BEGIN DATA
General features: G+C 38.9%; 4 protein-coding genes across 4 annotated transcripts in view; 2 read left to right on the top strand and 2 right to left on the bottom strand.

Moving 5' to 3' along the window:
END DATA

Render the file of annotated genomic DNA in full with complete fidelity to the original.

General features: G+C 38.9%; 4 protein-coding genes across 4 annotated transcripts in view; 2 read left to right on the top strand and 2 right to left on the bottom strand.

Moving 5' to 3' along the window: